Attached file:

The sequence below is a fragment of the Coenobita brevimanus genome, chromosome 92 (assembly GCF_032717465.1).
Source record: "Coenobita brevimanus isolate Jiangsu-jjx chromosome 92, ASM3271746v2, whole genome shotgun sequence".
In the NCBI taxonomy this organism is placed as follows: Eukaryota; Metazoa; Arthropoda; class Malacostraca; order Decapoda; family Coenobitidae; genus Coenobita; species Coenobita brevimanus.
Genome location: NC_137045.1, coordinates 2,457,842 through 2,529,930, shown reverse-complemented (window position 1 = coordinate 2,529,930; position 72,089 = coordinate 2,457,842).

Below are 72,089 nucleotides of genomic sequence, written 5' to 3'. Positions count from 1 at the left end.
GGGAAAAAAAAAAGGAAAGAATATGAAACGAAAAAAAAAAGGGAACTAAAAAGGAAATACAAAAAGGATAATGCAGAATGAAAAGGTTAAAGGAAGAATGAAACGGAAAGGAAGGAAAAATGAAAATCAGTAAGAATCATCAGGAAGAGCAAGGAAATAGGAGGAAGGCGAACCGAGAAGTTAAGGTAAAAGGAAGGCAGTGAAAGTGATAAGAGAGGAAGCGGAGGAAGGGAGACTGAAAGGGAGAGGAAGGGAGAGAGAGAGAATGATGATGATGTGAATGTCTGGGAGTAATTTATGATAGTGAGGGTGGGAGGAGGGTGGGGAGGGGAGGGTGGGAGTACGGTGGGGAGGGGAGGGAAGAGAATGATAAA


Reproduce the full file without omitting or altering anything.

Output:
The sequence below is a fragment of the Coenobita brevimanus genome, chromosome 92 (assembly GCF_032717465.1).
Source record: "Coenobita brevimanus isolate Jiangsu-jjx chromosome 92, ASM3271746v2, whole genome shotgun sequence".
In the NCBI taxonomy this organism is placed as follows: Eukaryota; Metazoa; Arthropoda; class Malacostraca; order Decapoda; family Coenobitidae; genus Coenobita; species Coenobita brevimanus.
Genome location: NC_137045.1, coordinates 2,457,842 through 2,529,930, shown reverse-complemented (window position 1 = coordinate 2,529,930; position 72,089 = coordinate 2,457,842).

Below are 72,089 nucleotides of genomic sequence, written 5' to 3'. Positions count from 1 at the left end.
GGGAAAAAAAAAAGGAAAGAATATGAAACGAAAAAAAAAAGGGAACTAAAAAGGAAATACAAAAAGGATAATGCAGAATGAAAAGGTTAAAGGAAGAATGAAACGGAAAGGAAGGAAAAATGAAAATCAGTAAGAATCATCAGGAAGAGCAAGGAAATAGGAGGAAGGCGAACCGAGAAGTTAAGGTAAAAGGAAGGCAGTGAAAGTGATAAGAGAGGAAGCGGAGGAAGGGAGACTGAAAGGGAGAGGAAGGGAGAGAGAGAGAATGATGATGATGTGAATGTCTGGGAGTAATTTATGATAGTGAGGGTGGGAGGAGGGTGGGGAGGGGAGGGTGGGAGTACGGTGGGGAGGGGAGGGAAGAGAATGATAAA